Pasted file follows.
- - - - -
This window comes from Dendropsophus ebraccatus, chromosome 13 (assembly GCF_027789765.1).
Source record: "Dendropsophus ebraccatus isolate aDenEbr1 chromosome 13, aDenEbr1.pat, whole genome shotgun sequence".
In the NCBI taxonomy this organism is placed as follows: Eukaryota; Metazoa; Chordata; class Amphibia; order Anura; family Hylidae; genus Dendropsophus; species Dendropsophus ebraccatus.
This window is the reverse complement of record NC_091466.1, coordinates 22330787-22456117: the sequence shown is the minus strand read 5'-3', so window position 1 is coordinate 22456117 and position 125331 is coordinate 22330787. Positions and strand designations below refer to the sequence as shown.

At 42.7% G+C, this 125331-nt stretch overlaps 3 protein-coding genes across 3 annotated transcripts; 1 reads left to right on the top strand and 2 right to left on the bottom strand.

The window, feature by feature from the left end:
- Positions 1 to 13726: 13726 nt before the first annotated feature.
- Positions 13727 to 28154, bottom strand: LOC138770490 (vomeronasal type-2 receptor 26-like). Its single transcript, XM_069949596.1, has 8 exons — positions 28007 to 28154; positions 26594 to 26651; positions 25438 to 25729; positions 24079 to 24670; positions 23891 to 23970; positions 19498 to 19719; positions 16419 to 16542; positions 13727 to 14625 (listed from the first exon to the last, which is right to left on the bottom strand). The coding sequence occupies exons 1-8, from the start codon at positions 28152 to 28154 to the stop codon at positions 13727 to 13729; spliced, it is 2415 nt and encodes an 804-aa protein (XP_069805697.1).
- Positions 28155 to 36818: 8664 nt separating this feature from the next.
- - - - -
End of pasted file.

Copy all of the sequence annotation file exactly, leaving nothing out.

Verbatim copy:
This window comes from Dendropsophus ebraccatus, chromosome 13 (assembly GCF_027789765.1).
Source record: "Dendropsophus ebraccatus isolate aDenEbr1 chromosome 13, aDenEbr1.pat, whole genome shotgun sequence".
In the NCBI taxonomy this organism is placed as follows: Eukaryota; Metazoa; Chordata; class Amphibia; order Anura; family Hylidae; genus Dendropsophus; species Dendropsophus ebraccatus.
This window is the reverse complement of record NC_091466.1, coordinates 22330787-22456117: the sequence shown is the minus strand read 5'-3', so window position 1 is coordinate 22456117 and position 125331 is coordinate 22330787. Positions and strand designations below refer to the sequence as shown.

At 42.7% G+C, this 125331-nt stretch overlaps 3 protein-coding genes across 3 annotated transcripts; 1 reads left to right on the top strand and 2 right to left on the bottom strand.

The window, feature by feature from the left end:
- Positions 1 to 13726: 13726 nt before the first annotated feature.
- Positions 13727 to 28154, bottom strand: LOC138770490 (vomeronasal type-2 receptor 26-like). Its single transcript, XM_069949596.1, has 8 exons — positions 28007 to 28154; positions 26594 to 26651; positions 25438 to 25729; positions 24079 to 24670; positions 23891 to 23970; positions 19498 to 19719; positions 16419 to 16542; positions 13727 to 14625 (listed from the first exon to the last, which is right to left on the bottom strand). The coding sequence occupies exons 1-8, from the start codon at positions 28152 to 28154 to the stop codon at positions 13727 to 13729; spliced, it is 2415 nt and encodes an 804-aa protein (XP_069805697.1).
- Positions 28155 to 36818: 8664 nt separating this feature from the next.